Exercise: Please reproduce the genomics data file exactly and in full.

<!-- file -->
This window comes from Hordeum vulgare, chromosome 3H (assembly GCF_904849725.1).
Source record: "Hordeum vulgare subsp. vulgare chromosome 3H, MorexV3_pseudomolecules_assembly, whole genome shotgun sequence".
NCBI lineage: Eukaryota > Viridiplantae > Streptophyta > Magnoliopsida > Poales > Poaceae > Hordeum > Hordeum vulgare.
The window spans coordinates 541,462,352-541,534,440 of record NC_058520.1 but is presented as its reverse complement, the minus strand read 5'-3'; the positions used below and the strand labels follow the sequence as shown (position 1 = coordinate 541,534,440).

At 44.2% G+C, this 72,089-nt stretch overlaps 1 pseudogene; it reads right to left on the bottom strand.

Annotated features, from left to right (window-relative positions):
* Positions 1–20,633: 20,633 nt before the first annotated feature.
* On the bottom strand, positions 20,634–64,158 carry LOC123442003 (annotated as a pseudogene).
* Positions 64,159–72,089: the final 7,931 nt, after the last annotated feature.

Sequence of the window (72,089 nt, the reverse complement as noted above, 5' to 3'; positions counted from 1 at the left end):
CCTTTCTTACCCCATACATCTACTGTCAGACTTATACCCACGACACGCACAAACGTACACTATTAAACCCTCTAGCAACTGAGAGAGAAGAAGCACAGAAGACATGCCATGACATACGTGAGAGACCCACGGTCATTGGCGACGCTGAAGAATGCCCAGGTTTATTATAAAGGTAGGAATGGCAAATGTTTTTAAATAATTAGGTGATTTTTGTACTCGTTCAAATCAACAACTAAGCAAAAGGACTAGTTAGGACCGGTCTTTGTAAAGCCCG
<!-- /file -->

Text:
This window comes from Hordeum vulgare, chromosome 3H (assembly GCF_904849725.1).
Source record: "Hordeum vulgare subsp. vulgare chromosome 3H, MorexV3_pseudomolecules_assembly, whole genome shotgun sequence".
NCBI lineage: Eukaryota > Viridiplantae > Streptophyta > Magnoliopsida > Poales > Poaceae > Hordeum > Hordeum vulgare.
The window spans coordinates 541,462,352-541,534,440 of record NC_058520.1 but is presented as its reverse complement, the minus strand read 5'-3'; the positions used below and the strand labels follow the sequence as shown (position 1 = coordinate 541,534,440).

At 44.2% G+C, this 72,089-nt stretch overlaps 1 pseudogene; it reads right to left on the bottom strand.

Annotated features, from left to right (window-relative positions):
* Positions 1–20,633: 20,633 nt before the first annotated feature.
* On the bottom strand, positions 20,634–64,158 carry LOC123442003 (annotated as a pseudogene).
* Positions 64,159–72,089: the final 7,931 nt, after the last annotated feature.

Sequence of the window (72,089 nt, the reverse complement as noted above, 5' to 3'; positions counted from 1 at the left end):
CCTTTCTTACCCCATACATCTACTGTCAGACTTATACCCACGACACGCACAAACGTACACTATTAAACCCTCTAGCAACTGAGAGAGAAGAAGCACAGAAGACATGCCATGACATACGTGAGAGACCCACGGTCATTGGCGACGCTGAAGAATGCCCAGGTTTATTATAAAGGTAGGAATGGCAAATGTTTTTAAATAATTAGGTGATTTTTGTACTCGTTCAAATCAACAACTAAGCAAAAGGACTAGTTAGGACCGGTCTTTGTAAAGCCCG